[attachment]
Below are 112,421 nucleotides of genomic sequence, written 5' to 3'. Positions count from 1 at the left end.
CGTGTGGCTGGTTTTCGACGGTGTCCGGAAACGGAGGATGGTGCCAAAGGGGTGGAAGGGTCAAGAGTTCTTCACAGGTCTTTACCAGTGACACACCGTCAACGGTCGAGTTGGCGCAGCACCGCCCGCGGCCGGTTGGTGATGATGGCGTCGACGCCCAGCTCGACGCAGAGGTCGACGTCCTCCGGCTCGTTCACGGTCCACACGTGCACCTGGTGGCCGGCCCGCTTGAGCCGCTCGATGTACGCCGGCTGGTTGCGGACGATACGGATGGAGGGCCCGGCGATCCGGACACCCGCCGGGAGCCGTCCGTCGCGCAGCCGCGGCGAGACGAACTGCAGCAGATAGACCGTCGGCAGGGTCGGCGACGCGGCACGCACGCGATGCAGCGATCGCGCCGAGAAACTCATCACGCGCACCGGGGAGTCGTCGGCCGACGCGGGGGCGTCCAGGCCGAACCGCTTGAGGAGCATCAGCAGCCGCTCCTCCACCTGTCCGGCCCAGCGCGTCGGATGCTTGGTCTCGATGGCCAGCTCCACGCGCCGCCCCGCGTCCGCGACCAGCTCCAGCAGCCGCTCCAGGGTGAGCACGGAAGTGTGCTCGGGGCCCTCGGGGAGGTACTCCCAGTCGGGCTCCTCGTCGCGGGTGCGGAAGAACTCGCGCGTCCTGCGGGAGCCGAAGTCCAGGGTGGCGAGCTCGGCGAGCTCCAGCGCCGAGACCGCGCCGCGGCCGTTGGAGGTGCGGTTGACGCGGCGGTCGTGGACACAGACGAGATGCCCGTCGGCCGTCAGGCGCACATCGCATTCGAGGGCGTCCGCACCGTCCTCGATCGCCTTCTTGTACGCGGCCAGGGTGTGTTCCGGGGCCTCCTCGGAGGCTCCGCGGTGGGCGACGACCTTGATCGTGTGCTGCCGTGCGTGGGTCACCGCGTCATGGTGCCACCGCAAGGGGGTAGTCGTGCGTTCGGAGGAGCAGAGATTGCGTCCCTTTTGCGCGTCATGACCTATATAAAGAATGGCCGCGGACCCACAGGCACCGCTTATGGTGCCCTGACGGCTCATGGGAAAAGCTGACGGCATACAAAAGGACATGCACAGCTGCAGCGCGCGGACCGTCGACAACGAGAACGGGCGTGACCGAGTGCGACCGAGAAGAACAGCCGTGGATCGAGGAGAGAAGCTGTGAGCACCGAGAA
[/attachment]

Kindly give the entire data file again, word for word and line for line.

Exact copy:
Below are 112,421 nucleotides of genomic sequence, written 5' to 3'. Positions count from 1 at the left end.
CGTGTGGCTGGTTTTCGACGGTGTCCGGAAACGGAGGATGGTGCCAAAGGGGTGGAAGGGTCAAGAGTTCTTCACAGGTCTTTACCAGTGACACACCGTCAACGGTCGAGTTGGCGCAGCACCGCCCGCGGCCGGTTGGTGATGATGGCGTCGACGCCCAGCTCGACGCAGAGGTCGACGTCCTCCGGCTCGTTCACGGTCCACACGTGCACCTGGTGGCCGGCCCGCTTGAGCCGCTCGATGTACGCCGGCTGGTTGCGGACGATACGGATGGAGGGCCCGGCGATCCGGACACCCGCCGGGAGCCGTCCGTCGCGCAGCCGCGGCGAGACGAACTGCAGCAGATAGACCGTCGGCAGGGTCGGCGACGCGGCACGCACGCGATGCAGCGATCGCGCCGAGAAACTCATCACGCGCACCGGGGAGTCGTCGGCCGACGCGGGGGCGTCCAGGCCGAACCGCTTGAGGAGCATCAGCAGCCGCTCCTCCACCTGTCCGGCCCAGCGCGTCGGATGCTTGGTCTCGATGGCCAGCTCCACGCGCCGCCCCGCGTCCGCGACCAGCTCCAGCAGCCGCTCCAGGGTGAGCACGGAAGTGTGCTCGGGGCCCTCGGGGAGGTACTCCCAGTCGGGCTCCTCGTCGCGGGTGCGGAAGAACTCGCGCGTCCTGCGGGAGCCGAAGTCCAGGGTGGCGAGCTCGGCGAGCTCCAGCGCCGAGACCGCGCCGCGGCCGTTGGAGGTGCGGTTGACGCGGCGGTCGTGGACACAGACGAGATGCCCGTCGGCCGTCAGGCGCACATCGCATTCGAGGGCGTCCGCACCGTCCTCGATCGCCTTCTTGTACGCGGCCAGGGTGTGTTCCGGGGCCTCCTCGGAGGCTCCGCGGTGGGCGACGACCTTGATCGTGTGCTGCCGTGCGTGGGTCACCGCGTCATGGTGCCACCGCAAGGGGGTAGTCGTGCGTTCGGAGGAGCAGAGATTGCGTCCCTTTTGCGCGTCATGACCTATATAAAGAATGGCCGCGGACCCACAGGCACCGCTTATGGTGCCCTGACGGCTCATGGGAAAAGCTGACGGCATACAAAAGGACATGCACAGCTGCAGCGCGCGGACCGTCGACAACGAGAACGGGCGTGACCGAGTGCGACCGAGAAGAACAGCCGTGGATCGAGGAGAGAAGCTGTGAGCACCGAGAA